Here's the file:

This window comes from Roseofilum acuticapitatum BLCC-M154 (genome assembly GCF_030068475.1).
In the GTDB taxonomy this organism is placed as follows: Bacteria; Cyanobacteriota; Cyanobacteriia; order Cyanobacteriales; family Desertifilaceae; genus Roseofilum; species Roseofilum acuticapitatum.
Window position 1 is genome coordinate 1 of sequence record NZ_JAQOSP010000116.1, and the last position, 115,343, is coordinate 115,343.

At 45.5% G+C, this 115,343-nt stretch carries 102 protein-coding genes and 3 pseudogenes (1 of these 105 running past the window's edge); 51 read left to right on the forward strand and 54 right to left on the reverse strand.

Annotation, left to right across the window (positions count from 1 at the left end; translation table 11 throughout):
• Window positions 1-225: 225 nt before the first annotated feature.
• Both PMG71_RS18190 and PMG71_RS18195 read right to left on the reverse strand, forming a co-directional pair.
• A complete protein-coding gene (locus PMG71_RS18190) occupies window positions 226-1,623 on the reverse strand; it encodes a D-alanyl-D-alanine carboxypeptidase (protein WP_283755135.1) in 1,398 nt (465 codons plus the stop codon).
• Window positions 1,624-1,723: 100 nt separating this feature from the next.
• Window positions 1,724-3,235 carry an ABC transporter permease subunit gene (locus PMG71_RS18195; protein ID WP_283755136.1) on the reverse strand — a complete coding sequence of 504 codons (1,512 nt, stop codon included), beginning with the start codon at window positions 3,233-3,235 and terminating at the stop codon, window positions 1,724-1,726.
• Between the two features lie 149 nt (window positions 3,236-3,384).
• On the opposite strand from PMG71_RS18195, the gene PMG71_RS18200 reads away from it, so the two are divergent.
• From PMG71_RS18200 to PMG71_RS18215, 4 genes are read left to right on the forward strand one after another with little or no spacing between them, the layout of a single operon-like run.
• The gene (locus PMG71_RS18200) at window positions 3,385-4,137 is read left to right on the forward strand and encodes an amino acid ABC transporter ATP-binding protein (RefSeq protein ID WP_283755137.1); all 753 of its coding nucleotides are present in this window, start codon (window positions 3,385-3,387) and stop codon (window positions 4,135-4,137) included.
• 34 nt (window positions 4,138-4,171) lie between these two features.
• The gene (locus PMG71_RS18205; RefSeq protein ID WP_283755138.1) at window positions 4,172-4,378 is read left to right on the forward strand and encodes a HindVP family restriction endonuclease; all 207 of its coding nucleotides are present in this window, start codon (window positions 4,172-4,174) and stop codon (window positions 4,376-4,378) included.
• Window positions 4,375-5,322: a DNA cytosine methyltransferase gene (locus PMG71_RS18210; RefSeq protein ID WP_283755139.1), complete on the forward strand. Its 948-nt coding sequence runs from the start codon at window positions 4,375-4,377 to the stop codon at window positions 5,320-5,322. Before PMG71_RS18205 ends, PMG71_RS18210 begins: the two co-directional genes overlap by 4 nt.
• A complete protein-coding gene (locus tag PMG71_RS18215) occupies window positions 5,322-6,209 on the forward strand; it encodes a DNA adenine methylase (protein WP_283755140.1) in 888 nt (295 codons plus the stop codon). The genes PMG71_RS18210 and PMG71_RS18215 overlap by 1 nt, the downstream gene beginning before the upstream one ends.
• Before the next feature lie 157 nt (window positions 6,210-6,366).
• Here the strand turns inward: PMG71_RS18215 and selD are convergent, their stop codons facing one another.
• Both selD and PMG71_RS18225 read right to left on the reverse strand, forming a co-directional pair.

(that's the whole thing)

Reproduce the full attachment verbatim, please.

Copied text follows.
This window comes from Roseofilum acuticapitatum BLCC-M154 (genome assembly GCF_030068475.1).
In the GTDB taxonomy this organism is placed as follows: Bacteria; Cyanobacteriota; Cyanobacteriia; order Cyanobacteriales; family Desertifilaceae; genus Roseofilum; species Roseofilum acuticapitatum.
Window position 1 is genome coordinate 1 of sequence record NZ_JAQOSP010000116.1, and the last position, 115,343, is coordinate 115,343.

At 45.5% G+C, this 115,343-nt stretch carries 102 protein-coding genes and 3 pseudogenes (1 of these 105 running past the window's edge); 51 read left to right on the forward strand and 54 right to left on the reverse strand.

Annotation, left to right across the window (positions count from 1 at the left end; translation table 11 throughout):
• Window positions 1-225: 225 nt before the first annotated feature.
• Both PMG71_RS18190 and PMG71_RS18195 read right to left on the reverse strand, forming a co-directional pair.
• A complete protein-coding gene (locus PMG71_RS18190) occupies window positions 226-1,623 on the reverse strand; it encodes a D-alanyl-D-alanine carboxypeptidase (protein WP_283755135.1) in 1,398 nt (465 codons plus the stop codon).
• Window positions 1,624-1,723: 100 nt separating this feature from the next.
• Window positions 1,724-3,235 carry an ABC transporter permease subunit gene (locus PMG71_RS18195; protein ID WP_283755136.1) on the reverse strand — a complete coding sequence of 504 codons (1,512 nt, stop codon included), beginning with the start codon at window positions 3,233-3,235 and terminating at the stop codon, window positions 1,724-1,726.
• Between the two features lie 149 nt (window positions 3,236-3,384).
• On the opposite strand from PMG71_RS18195, the gene PMG71_RS18200 reads away from it, so the two are divergent.
• From PMG71_RS18200 to PMG71_RS18215, 4 genes are read left to right on the forward strand one after another with little or no spacing between them, the layout of a single operon-like run.
• The gene (locus PMG71_RS18200) at window positions 3,385-4,137 is read left to right on the forward strand and encodes an amino acid ABC transporter ATP-binding protein (RefSeq protein ID WP_283755137.1); all 753 of its coding nucleotides are present in this window, start codon (window positions 3,385-3,387) and stop codon (window positions 4,135-4,137) included.
• 34 nt (window positions 4,138-4,171) lie between these two features.
• The gene (locus PMG71_RS18205; RefSeq protein ID WP_283755138.1) at window positions 4,172-4,378 is read left to right on the forward strand and encodes a HindVP family restriction endonuclease; all 207 of its coding nucleotides are present in this window, start codon (window positions 4,172-4,174) and stop codon (window positions 4,376-4,378) included.
• Window positions 4,375-5,322: a DNA cytosine methyltransferase gene (locus PMG71_RS18210; RefSeq protein ID WP_283755139.1), complete on the forward strand. Its 948-nt coding sequence runs from the start codon at window positions 4,375-4,377 to the stop codon at window positions 5,320-5,322. Before PMG71_RS18205 ends, PMG71_RS18210 begins: the two co-directional genes overlap by 4 nt.
• A complete protein-coding gene (locus tag PMG71_RS18215) occupies window positions 5,322-6,209 on the forward strand; it encodes a DNA adenine methylase (protein WP_283755140.1) in 888 nt (295 codons plus the stop codon). The genes PMG71_RS18210 and PMG71_RS18215 overlap by 1 nt, the downstream gene beginning before the upstream one ends.
• Before the next feature lie 157 nt (window positions 6,210-6,366).
• Here the strand turns inward: PMG71_RS18215 and selD are convergent, their stop codons facing one another.
• Both selD and PMG71_RS18225 read right to left on the reverse strand, forming a co-directional pair.